When the news goes sideways

Things we learned from a UX proof-of-concept at BBC News

Recently we’ve been wondering about the future of article pages on the BBC News website. We publish around 500 new ones every day in 33 different languages, and more and more (especially for audiences outside the UK) they are the way people arrive on our site, whether via social shares or search results.

The thing is, their layout hasn’t changed much in 20 years, which in web terms is to say since the dawn of civilisation. As my colleague Jim pointed out, check out a story from 1997 and it looks spookily familiar. The long strip of vertical body text, the main image, the links to other stories on the right. Yes it got a bit wider, and yes we spiced things up with embedded videos and Tweets, but the basic concept is unchanged.

BBC News articles — 1997 vintage (left) and today (right)

But a basic online news article is like that for a reason, you might say (you tired rhetorical device, you). The format is pretty much universal. It does exactly what it needs to — gives the reader the story as efficiently as possible. Its form perfectly follows its function. Why mess with a classic?

It has definitely served the web well. But it was born to a different age. The people who crafted those early HTMLs were steeped in the pixellated world of Ceefax where (long before Twitter) journalists would valiantly condense complex events into four short monospaced paragraphs.

That’s one reason why recently we’ve been trying out some new ideas. In my team we were asked to build some prototypes of a new type of article page built out of ‘cards’ that are swiped from right to left.

There are a few reasons why we decided to try this card-based style of interface, which we dubbed swipey-swipey. One is that we wanted to break apart the traditional text-dominated layout and experiment with presenting shorter, bite-sized units of different types, optimised for display on mobile. We could have a ‘photo’ card, a ‘quote’ card, and a ‘key points’ card, for example.

Swipe right!

Another reason is that we wondered if some users would prefer swiping instead of scrolling. Swiping is everywhere in the native app world. Swipe left and right to categorise. Swipe down to refresh (or was that swipe down to search?). Swipe up to subscribe (or dismiss!).

The theory was that someone getting their news through a UI like Snapchat Discover might warm to swipey web articles too. And that perhaps they were users the BBC should be trying harder to reach.

There are several of our nu-article prototypes now dotted around the BBC site, for example this one from the UK and this from the Turkish service. Note that they only work as intended at narrow screen sizes; the proof-of-concept was targeted at mobile, so (for now) desktop users are redirected to a more traditional vertical layout. The plan is to make them fully responsive if we decide to move forward with the idea.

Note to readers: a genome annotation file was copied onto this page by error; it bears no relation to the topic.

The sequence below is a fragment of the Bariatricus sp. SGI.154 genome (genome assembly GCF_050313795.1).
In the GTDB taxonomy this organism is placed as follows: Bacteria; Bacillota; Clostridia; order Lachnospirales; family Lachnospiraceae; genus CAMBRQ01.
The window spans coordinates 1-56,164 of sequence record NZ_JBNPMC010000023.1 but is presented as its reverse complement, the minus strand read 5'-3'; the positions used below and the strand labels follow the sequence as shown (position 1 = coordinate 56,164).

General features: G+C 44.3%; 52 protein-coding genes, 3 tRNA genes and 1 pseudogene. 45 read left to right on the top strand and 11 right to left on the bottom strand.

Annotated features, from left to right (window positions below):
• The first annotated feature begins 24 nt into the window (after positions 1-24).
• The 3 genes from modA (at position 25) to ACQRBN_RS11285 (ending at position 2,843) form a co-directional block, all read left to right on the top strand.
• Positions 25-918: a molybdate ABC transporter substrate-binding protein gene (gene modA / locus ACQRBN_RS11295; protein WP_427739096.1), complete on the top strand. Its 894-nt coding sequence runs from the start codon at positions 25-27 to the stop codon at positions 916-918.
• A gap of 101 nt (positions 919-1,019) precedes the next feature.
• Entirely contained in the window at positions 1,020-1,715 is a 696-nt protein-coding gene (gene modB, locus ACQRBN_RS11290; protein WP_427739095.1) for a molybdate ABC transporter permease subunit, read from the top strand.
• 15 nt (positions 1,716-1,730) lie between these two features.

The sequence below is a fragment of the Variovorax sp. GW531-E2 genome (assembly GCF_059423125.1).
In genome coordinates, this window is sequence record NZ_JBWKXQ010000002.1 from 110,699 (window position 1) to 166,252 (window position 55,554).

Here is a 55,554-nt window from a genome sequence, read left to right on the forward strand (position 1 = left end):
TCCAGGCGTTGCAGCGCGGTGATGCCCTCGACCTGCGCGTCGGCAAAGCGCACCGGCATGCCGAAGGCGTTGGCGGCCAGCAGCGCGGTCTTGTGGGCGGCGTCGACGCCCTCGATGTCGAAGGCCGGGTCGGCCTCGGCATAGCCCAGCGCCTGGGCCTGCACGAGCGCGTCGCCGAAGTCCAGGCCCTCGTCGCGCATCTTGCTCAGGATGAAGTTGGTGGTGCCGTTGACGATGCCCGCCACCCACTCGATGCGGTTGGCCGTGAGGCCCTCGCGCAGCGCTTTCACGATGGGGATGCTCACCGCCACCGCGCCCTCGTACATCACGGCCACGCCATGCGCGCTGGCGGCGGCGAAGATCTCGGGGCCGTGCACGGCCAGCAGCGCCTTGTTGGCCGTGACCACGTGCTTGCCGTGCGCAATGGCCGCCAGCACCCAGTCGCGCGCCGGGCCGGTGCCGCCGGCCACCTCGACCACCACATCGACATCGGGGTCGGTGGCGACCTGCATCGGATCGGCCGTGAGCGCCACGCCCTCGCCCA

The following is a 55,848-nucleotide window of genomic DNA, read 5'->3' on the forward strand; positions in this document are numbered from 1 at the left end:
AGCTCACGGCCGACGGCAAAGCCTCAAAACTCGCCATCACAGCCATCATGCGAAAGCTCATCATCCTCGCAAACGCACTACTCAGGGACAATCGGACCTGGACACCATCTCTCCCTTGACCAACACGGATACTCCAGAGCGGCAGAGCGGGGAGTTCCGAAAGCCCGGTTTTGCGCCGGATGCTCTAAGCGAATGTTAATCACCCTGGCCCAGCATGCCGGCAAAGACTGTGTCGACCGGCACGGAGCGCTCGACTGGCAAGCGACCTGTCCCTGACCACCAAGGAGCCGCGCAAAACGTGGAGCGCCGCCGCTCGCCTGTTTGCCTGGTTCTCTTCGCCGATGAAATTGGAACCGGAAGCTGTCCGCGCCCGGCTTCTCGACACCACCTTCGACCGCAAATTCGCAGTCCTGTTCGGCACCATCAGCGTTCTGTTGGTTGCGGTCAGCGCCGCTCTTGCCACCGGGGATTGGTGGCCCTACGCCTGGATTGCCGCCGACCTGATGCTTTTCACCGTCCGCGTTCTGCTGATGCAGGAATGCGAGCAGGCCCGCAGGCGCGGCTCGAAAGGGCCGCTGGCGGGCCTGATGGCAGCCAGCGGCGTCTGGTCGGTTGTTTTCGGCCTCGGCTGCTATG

(By the way, we’re not the only ones experimenting with mobile-first web news formats. The New York Times’ interactives use Swiper to achieve a similar horizontal card-swiping effect, minus the social features, while The Guardian’s ‘Minute’ format offers full-height scrollable vertical cards, and also looks nice on desktop.)

So far we’ve learned a lot about what users (including our journalists) think about the format. That’s a subject for a whole different post. What I want to mention here are some of the things we’ve learned as web developers.

Responsiveness in three dimensions is tricky

Wait, how many dimensions? Let me explain. A basic tenet of responsive web design over the last few years has been that layouts adapt to different screen widths through CSS media queries.

In fact, the foundation of layout responsiveness has been built into browsers for a long time. Browsers generally assume that content overflows vertically by default. If something doesn’t fit in the available space — no problem! The browser hides the overflowing part and provides a scrollbar at the side for you to move the viewport down to see it.

Typical ‘responsive’ web pages vary their layout and typography based on the viewport width, and let the browser do its own thing in the other dimension. Sporadic obsessions about keeping content “above the fold” aside, we aren’t usually too worried about height. Even freakishly tall, thin viewports and wide shallow ones are easily accommodated by the natural flow of content downwards. We assume that users understand what a vertical scrollbar is and how to use it.

But the designs we were trying here break that principle.

There is nowhere for content to overflow to when it gets too big — all the text and images have to fit neatly on the screen, regardless of size or quantity. In an interface of individual cards that are swiped sideways, also showing a vertical scrollbar would be disorienting. The web’s natural form is continuous, like a scroll, and we were trying to make it a discrete, like a book of pages.

So, a responsive web design that adapts not only to device width but also device height and to the quantity of text being displayed — those are the three dimensions I alluded to. That kind of programmatic control is available to mobile app developers with tools like Auto Layout formulae but it’s somewhat challenging in pure CSS. Yes, height-based media queries are a thing, but can you reason about how they should interact with your width-based rules when determining font size, for example? We found it gets hairy pretty fast.

Full-height web interfaces are a headache

On top of the general problems with vertically-responsive layouts described above, making containers exactly fit the available vertical viewport is made even harder because of mobile browser address bar handling.

If you’re not into code don’t worry, this bit is short :-)
  • Using CSS3’s 100vh would seem to imply filling the viewport, but most browsers now take this to mean the size of the viewport with the address bar hidden (e.g. after scrolling). Jeremy Keith has suggested this makes vh practically useless.